Courage to be Perfectly Imperfect You

Photo credit: jacobabshire.com

Photo credit: jacobabshire.com

 

What does being courageous look like to you? Enduring a painful divorce? Walking through a frightening diagnosis and illness? Facing the death of a loved one? Finally walking through the pain of your abusive past?

We all can claim our personal fears and imperfections. Finding a voice was one of my greatest struggles. As a child, I wasn’t given the opportunity to freely express my opinions, to disagree, or to ask questions. I was often told what I was supposed to think and given no opportunity to state my fears or defend myself against accusations.

Like many people, I learned to protect myself by pleasing others.

So as I moved through my adult years, one aspect of courage for me has been to learn to be comfortable being the perfectly imperfect me. What does this mean? First and foremost, I’m a child of God. Everything about me is rooted in my security as His own child, chosen and loved.

Because I’m God’s child I find courage in Him:

1. My purpose, identity, and confidence are secure.

This gives me courage to set a course and direction that may oppose culture, popular thinking, or the advice or friends and loved ones. Living out God’s purpose for my life may require sacrifice and suffering, may mean laying down my life for others, but I find courage as I lean on God’s direction in my life and the leading of the Holy Spirit. Living a life of godly integrity and Christlike love surpasses pleasing others to protect myself.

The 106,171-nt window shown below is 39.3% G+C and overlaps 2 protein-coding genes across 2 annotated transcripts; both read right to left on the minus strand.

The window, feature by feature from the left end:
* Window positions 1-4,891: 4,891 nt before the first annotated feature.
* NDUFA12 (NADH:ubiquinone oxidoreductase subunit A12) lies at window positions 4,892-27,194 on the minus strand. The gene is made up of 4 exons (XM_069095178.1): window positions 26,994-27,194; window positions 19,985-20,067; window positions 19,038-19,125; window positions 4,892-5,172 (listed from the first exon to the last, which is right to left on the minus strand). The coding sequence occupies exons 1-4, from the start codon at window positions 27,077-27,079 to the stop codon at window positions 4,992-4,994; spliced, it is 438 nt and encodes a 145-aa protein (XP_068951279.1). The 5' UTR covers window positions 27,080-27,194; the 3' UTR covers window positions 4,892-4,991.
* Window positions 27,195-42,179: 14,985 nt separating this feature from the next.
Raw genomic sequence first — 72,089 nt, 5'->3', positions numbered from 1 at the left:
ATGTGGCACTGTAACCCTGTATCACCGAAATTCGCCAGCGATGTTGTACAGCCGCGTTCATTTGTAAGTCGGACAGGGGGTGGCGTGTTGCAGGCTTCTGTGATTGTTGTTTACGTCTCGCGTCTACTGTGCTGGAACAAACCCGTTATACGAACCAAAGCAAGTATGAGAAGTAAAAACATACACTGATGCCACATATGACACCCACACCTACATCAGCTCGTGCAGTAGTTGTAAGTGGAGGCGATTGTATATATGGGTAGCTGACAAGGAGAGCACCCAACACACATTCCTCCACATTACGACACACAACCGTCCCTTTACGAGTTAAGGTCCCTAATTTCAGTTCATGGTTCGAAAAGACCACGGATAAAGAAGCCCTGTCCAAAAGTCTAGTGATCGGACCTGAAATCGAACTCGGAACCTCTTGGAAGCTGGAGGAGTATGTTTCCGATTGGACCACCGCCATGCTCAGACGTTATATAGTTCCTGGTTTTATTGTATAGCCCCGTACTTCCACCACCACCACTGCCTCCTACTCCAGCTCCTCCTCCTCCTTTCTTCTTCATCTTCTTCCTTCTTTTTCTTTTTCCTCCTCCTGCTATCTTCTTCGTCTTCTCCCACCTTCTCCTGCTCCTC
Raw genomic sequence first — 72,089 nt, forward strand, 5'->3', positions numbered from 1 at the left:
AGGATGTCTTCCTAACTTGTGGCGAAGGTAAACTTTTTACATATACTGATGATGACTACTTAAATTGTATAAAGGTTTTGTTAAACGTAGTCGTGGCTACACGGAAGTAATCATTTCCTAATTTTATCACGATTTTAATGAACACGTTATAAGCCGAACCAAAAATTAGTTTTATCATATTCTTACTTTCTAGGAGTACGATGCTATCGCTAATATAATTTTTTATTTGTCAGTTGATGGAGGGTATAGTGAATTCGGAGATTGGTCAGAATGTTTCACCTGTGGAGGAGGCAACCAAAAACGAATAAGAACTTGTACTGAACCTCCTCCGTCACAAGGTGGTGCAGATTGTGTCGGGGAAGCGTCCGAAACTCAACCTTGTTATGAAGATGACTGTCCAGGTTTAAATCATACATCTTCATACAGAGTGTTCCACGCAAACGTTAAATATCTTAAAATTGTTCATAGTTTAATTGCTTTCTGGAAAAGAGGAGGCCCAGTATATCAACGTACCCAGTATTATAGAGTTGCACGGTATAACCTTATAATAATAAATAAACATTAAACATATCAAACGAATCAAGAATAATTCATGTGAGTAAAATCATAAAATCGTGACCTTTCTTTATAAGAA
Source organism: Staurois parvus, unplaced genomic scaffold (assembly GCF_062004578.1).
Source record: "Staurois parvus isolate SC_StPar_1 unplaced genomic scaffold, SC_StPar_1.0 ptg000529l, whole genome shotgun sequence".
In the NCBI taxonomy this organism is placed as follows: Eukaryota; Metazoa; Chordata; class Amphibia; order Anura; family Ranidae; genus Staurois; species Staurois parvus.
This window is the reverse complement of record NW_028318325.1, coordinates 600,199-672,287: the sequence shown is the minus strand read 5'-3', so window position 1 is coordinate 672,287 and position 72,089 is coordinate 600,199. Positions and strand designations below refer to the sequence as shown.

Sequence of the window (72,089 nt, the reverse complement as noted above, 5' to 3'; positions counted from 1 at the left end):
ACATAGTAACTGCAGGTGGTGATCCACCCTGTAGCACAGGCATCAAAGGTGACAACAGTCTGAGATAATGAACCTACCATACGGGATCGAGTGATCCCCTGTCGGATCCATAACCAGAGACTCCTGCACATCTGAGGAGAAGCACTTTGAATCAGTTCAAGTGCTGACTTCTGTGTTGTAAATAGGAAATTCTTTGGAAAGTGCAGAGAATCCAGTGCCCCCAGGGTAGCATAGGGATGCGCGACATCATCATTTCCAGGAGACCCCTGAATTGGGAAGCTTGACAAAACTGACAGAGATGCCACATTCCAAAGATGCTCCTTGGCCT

We live in a post-Christian culture. I am who God says I am and I know my purpose here on earth because I believe what God says and trust who He is.

2. I no longer fear failure.

Courage wisely tells us that “failure” is an opportunity for learning, growth, and God’s redirection in my life. For instance, the loss of a job is an opportunity for ministry in a new environment or reevaluation of how to better apply my skill set. It’s also an opportunity to evaluate how I fit into my previous work environment and whether or not I was the best match for that position and why. This process is an opportunity for growth.

God builds purpose into every element of our lives. Nothing is wasted if we have a heart that’s willing to be taught. Failure is simply a matter of perspective and certainly nothing to fear, since we all fail.(For instance,I never got off the knot in “climb the rope” in gym class, and it really hasn’t affected my life much. Except I’ll probably never be an aerialist, and we can all thank God for that.)

3. I can admit I’m imperfect.

I cry easily. My house isn’t as clean as I’d like it to be. I don’t floss my teeth. I’m twenty pounds overweight. I’m not as patient with my husband as he deserves.

As imperfect as I am, God sees me as flawless.

The list of my imperfections and sins is longer and messier than I could or should write about in a blog.

But my sins are forgiven and covered by the blood of Jesus. I don’t have to pretend I’m perfect or be ashamed because I’m not.I can live in freedom and gratitude. Because I understand the amazing grace and mercy I’ve been granted, I’m motivated to live in a cycle of faith and repentance, extending forgiveness and grace freely to others.

My goal is to never stop being overwhelmed by God’s goodness, mercy, grace, love, and forgiveness.

4. I can drop the pretense.